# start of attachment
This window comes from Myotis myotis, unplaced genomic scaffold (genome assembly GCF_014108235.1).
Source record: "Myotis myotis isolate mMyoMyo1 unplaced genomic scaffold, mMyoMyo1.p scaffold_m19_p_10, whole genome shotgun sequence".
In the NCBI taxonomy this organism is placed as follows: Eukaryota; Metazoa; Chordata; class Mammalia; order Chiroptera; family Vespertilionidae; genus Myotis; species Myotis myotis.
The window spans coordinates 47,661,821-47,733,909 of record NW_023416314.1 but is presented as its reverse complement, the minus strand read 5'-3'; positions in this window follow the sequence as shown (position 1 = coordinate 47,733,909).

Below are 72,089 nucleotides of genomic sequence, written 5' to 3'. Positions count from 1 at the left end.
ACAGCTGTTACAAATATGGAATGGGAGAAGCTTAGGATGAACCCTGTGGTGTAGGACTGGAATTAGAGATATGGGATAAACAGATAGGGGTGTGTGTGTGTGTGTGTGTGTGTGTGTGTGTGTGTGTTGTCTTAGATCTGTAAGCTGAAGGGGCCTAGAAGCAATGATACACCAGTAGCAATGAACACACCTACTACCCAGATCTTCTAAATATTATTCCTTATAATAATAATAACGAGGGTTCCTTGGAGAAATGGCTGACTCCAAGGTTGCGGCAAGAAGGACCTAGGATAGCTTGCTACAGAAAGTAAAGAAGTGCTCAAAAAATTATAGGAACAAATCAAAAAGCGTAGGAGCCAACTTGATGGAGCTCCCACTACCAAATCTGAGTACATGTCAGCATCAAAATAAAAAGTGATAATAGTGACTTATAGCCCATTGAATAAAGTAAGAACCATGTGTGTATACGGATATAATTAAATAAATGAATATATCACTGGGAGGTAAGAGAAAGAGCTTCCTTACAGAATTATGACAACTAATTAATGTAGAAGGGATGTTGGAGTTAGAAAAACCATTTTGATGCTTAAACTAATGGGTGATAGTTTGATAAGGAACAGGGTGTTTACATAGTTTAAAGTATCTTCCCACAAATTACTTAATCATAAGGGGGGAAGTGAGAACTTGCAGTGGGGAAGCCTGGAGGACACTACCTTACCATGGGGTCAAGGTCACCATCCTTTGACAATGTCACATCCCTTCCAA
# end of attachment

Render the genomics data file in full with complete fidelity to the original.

This window comes from Myotis myotis, unplaced genomic scaffold (genome assembly GCF_014108235.1).
Source record: "Myotis myotis isolate mMyoMyo1 unplaced genomic scaffold, mMyoMyo1.p scaffold_m19_p_10, whole genome shotgun sequence".
In the NCBI taxonomy this organism is placed as follows: Eukaryota; Metazoa; Chordata; class Mammalia; order Chiroptera; family Vespertilionidae; genus Myotis; species Myotis myotis.
The window spans coordinates 47,661,821-47,733,909 of record NW_023416314.1 but is presented as its reverse complement, the minus strand read 5'-3'; positions in this window follow the sequence as shown (position 1 = coordinate 47,733,909).

Below are 72,089 nucleotides of genomic sequence, written 5' to 3'. Positions count from 1 at the left end.
ACAGCTGTTACAAATATGGAATGGGAGAAGCTTAGGATGAACCCTGTGGTGTAGGACTGGAATTAGAGATATGGGATAAACAGATAGGGGTGTGTGTGTGTGTGTGTGTGTGTGTGTGTGTGTGTGTTGTCTTAGATCTGTAAGCTGAAGGGGCCTAGAAGCAATGATACACCAGTAGCAATGAACACACCTACTACCCAGATCTTCTAAATATTATTCCTTATAATAATAATAACGAGGGTTCCTTGGAGAAATGGCTGACTCCAAGGTTGCGGCAAGAAGGACCTAGGATAGCTTGCTACAGAAAGTAAAGAAGTGCTCAAAAAATTATAGGAACAAATCAAAAAGCGTAGGAGCCAACTTGATGGAGCTCCCACTACCAAATCTGAGTACATGTCAGCATCAAAATAAAAAGTGATAATAGTGACTTATAGCCCATTGAATAAAGTAAGAACCATGTGTGTATACGGATATAATTAAATAAATGAATATATCACTGGGAGGTAAGAGAAAGAGCTTCCTTACAGAATTATGACAACTAATTAATGTAGAAGGGATGTTGGAGTTAGAAAAACCATTTTGATGCTTAAACTAATGGGTGATAGTTTGATAAGGAACAGGGTGTTTACATAGTTTAAAGTATCTTCCCACAAATTACTTAATCATAAGGGGGGAAGTGAGAACTTGCAGTGGGGAAGCCTGGAGGACACTACCTTACCATGGGGTCAAGGTCACCATCCTTTGACAATGTCACATCCCTTCCAA